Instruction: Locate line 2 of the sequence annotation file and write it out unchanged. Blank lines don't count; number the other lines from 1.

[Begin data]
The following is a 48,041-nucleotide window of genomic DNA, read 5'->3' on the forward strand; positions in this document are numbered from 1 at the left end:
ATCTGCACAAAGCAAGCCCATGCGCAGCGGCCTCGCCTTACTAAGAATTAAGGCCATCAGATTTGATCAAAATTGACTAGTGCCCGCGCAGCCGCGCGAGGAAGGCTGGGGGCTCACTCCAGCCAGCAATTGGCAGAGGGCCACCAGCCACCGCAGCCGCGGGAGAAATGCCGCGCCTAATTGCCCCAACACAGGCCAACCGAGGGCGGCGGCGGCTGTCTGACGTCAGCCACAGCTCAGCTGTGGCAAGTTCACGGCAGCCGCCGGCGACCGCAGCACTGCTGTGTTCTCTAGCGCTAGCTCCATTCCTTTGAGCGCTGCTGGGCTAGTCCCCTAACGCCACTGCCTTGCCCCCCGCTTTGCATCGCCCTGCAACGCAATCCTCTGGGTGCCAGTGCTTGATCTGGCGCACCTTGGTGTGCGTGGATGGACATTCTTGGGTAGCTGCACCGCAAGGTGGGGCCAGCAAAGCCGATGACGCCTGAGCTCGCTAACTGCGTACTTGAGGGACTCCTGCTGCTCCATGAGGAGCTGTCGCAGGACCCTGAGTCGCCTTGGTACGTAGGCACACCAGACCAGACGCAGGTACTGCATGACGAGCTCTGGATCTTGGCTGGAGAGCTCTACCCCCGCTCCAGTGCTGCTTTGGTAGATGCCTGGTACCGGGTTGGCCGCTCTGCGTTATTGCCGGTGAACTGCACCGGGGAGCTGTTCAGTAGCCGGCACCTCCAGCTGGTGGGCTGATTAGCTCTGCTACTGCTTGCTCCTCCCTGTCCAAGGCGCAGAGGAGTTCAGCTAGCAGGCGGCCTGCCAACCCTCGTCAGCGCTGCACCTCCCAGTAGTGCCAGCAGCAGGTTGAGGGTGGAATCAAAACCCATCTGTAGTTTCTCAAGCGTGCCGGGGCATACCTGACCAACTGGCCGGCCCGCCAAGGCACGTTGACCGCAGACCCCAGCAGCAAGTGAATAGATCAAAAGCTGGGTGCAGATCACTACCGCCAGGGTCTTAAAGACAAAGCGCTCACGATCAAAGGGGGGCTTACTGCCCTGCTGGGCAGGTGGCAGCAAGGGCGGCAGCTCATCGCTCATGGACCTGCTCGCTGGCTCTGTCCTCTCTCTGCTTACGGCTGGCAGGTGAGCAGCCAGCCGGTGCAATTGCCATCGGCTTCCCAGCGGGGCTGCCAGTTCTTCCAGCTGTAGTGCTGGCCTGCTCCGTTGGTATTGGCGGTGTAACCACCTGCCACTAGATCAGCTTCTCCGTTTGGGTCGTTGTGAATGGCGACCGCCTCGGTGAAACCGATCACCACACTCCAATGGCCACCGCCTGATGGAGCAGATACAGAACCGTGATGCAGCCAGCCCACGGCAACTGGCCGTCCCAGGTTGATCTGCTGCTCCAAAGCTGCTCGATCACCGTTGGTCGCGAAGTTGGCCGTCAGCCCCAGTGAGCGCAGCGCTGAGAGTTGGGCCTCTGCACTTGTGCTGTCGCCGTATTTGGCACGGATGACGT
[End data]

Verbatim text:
ATCTGCACAAAGCAAGCCCATGCGCAGCGGCCTCGCCTTACTAAGAATTAAGGCCATCAGATTTGATCAAAATTGACTAGTGCCCGCGCAGCCGCGCGAGGAAGGCTGGGGGCTCACTCCAGCCAGCAATTGGCAGAGGGCCACCAGCCACCGCAGCCGCGGGAGAAATGCCGCGCCTAATTGCCCCAACACAGGCCAACCGAGGGCGGCGGCGGCTGTCTGACGTCAGCCACAGCTCAGCTGTGGCAAGTTCACGGCAGCCGCCGGCGACCGCAGCACTGCTGTGTTCTCTAGCGCTAGCTCCATTCCTTTGAGCGCTGCTGGGCTAGTCCCCTAACGCCACTGCCTTGCCCCCCGCTTTGCATCGCCCTGCAACGCAATCCTCTGGGTGCCAGTGCTTGATCTGGCGCACCTTGGTGTGCGTGGATGGACATTCTTGGGTAGCTGCACCGCAAGGTGGGGCCAGCAAAGCCGATGACGCCTGAGCTCGCTAACTGCGTACTTGAGGGACTCCTGCTGCTCCATGAGGAGCTGTCGCAGGACCCTGAGTCGCCTTGGTACGTAGGCACACCAGACCAGACGCAGGTACTGCATGACGAGCTCTGGATCTTGGCTGGAGAGCTCTACCCCCGCTCCAGTGCTGCTTTGGTAGATGCCTGGTACCGGGTTGGCCGCTCTGCGTTATTGCCGGTGAACTGCACCGGGGAGCTGTTCAGTAGCCGGCACCTCCAGCTGGTGGGCTGATTAGCTCTGCTACTGCTTGCTCCTCCCTGTCCAAGGCGCAGAGGAGTTCAGCTAGCAGGCGGCCTGCCAACCCTCGTCAGCGCTGCACCTCCCAGTAGTGCCAGCAGCAGGTTGAGGGTGGAATCAAAACCCATCTGTAGTTTCTCAAGCGTGCCGGGGCATACCTGACCAACTGGCCGGCCCGCCAAGGCACGTTGACCGCAGACCCCAGCAGCAAGTGAATAGATCAAAAGCTGGGTGCAGATCACTACCGCCAGGGTCTTAAAGACAAAGCGCTCACGATCAAAGGGGGGCTTACTGCCCTGCTGGGCAGGTGGCAGCAAGGGCGGCAGCTCATCGCTCATGGACCTGCTCGCTGGCTCTGTCCTCTCTCTGCTTACGGCTGGCAGGTGAGCAGCCAGCCGGTGCAATTGCCATCGGCTTCCCAGCGGGGCTGCCAGTTCTTCCAGCTGTAGTGCTGGCCTGCTCCGTTGGTATTGGCGGTGTAACCACCTGCCACTAGATCAGCTTCTCCGTTTGGGTCGTTGTGAATGGCGACCGCCTCGGTGAAACCGATCACCACACTCCAATGGCCACCGCCTGATGGAGCAGATACAGAACCGTGATGCAGCCAGCCCACGGCAACTGGCCGTCCCAGGTTGATCTGCTGCTCCAAAGCTGCTCGATCACCGTTGGTCGCGAAGTTGGCCGTCAGCCCCAGTGAGCGCAGCGCTGAGAGTTGGGCCTCTGCACTTGTGCTGTCGCCGTATTTGGCACGGATGACGT